The opening segment -- the only part I could stand to watch -- may have been the most scripted piece of television I've seen this season. It was definitely the largest middle finger raised directly towards what the producers were hoping would be my nonexistent IQ.
Let's think about Brad's original season. He rejected both women at F2. Why? Because in the ultimate analysis, he didn't feel he'd found love and didn't want to lie to either one. Why set up a false relationship for the network's benefit just because it's what virtually everyone on this show does before breaking it off a few months later? He told the truth: the ending to this fairy tale is 'and no one lived happily ever after'. And for this, people hated him. Because as much as a certain segment of this audience watches for the fights and fake drama and scripted events, others are watching for The Magic Of Artificial Romance, and anything which breaks the illusion must die.
So Chris turns down the show. Chris is too intelligent to let these people run his life a second time. They go to Brad as a backup plan, because to the producers, it's a redemption story! It's not that he didn't find love, it's that he didn't believe in love! But how are we going to convince our audience to take him back?
Cue opening segment.
It was as if they'd sat down with every pop psychology book written on the mindset of women and spent two seconds (total) skimming the chapter titles. Oooh, let's make him look vulnerable! Reach back into his past and find a reason he's unable to trust! Of course we'll have trouble if it's a mommy issue, so we'll make it a father one instead! Sure, that works: we're owned by Disney and absent fathers run our entire animation division. And here he is, visibly having Remorse over Not Believing In The Power Of Love. Here he is mourning about the reactions of those evil, evil bloggers with no window open on anything faintly resembling a blog and while we're at it, evil bloggers? Take that, Reality Steve!
Brad's vulnerable, faithful viewers. He's talking about his feelings: isn't that what all women covered in pop psychology books want to hear? He's so determined to open up, he's seeing a shrink. Who will testify on national television, working from no more than twenty takes, that Brad is Ready To Love. He will commit to your predetermined fairy tale. He will wear the armor, and it will shine.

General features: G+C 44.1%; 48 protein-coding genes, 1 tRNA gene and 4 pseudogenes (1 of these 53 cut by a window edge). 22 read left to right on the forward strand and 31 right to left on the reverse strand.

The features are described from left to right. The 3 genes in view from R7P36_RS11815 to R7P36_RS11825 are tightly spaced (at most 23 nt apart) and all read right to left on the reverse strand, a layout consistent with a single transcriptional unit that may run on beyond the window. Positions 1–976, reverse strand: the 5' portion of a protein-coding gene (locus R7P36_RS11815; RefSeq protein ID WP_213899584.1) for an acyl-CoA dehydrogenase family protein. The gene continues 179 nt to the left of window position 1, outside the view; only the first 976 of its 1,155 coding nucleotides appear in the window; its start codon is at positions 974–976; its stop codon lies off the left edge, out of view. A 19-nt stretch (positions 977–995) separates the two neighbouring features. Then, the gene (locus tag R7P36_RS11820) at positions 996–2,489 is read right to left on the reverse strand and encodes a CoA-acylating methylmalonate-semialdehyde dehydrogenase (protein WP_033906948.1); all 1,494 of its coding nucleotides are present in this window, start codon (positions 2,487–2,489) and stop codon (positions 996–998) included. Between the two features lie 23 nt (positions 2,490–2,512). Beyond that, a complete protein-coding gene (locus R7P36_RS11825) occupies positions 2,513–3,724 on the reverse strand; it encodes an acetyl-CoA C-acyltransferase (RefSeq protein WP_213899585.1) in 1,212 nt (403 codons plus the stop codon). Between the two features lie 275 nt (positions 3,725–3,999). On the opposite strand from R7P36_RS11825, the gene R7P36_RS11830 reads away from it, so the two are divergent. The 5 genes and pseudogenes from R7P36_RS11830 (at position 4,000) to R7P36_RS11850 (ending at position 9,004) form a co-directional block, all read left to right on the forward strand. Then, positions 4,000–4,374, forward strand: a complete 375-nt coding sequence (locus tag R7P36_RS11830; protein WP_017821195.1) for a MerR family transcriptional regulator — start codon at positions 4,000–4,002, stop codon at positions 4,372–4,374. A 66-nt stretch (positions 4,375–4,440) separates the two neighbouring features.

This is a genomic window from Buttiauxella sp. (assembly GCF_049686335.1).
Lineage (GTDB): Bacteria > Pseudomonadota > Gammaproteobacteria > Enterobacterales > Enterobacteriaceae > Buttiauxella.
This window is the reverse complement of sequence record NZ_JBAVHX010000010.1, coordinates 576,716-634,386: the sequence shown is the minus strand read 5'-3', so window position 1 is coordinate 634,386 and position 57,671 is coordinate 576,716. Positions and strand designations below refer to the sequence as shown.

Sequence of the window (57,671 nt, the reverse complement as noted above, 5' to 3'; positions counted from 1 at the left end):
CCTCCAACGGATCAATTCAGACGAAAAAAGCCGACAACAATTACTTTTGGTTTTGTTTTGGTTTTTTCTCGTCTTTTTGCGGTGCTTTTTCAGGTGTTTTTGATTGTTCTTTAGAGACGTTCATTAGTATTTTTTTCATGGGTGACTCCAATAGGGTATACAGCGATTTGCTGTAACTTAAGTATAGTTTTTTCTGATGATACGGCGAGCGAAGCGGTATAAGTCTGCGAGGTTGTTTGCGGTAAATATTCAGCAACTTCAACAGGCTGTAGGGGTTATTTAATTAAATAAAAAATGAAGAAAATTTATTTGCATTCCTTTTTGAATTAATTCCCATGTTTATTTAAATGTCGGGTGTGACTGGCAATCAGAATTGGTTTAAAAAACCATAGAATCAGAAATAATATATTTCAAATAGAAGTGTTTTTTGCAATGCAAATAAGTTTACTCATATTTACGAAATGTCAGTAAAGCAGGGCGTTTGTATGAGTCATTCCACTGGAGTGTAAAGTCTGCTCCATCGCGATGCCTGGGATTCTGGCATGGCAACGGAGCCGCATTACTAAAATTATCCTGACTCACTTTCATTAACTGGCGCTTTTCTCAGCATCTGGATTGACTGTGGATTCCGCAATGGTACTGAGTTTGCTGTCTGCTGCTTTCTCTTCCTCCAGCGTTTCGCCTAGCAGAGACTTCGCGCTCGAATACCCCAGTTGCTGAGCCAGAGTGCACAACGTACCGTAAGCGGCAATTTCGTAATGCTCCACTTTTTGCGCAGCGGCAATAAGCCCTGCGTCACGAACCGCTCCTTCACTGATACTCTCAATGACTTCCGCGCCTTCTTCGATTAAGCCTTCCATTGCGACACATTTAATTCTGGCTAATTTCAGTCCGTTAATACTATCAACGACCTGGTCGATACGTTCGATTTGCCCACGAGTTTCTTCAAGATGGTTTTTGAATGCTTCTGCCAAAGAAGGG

Oh, and just in case a small segment of the audience starts thinking about all this, we're going to try for a hormone override. Off with the shirt! And keep it off! For the last fourth of the segment, never did we see a piece of upper-body clothing. Focus on the pecs, focus on the biceps, don't listen to the sound of the script pages turning, just look at the body and nothing else until the lust kicks in and screams 'Forget the non-crime he committed before in the name of the sexual assault I'm ready to commit right now!'
The opening segment had a message, and that message was 'All women have an intelligent quotient normally found in kumquats, and we used that particular fruit for this reference as a joke we knew they wouldn't be capable of understanding. All women think the same way. None of them can see what we're actually doing here. Most of them would be insulted if we tried the same tactics using a Bachelorette, but that's because virtually all females have an unbreakable set of double standards. Take his shirt off again!'
And after watching all that and never quite making up my mind between laughter and an angered scream, I turned the television off.
I was insulted by both the message they were sending and the way they tried to present it. I understand why everyone didn't feel the same way. And I do know people watch this thing just to snark at it.
But a significant portion of the viewership -- the likely majority -- fell for that con. And for that, I'm not insulted.
I'm just depressed.
Well, they got the double standards part right.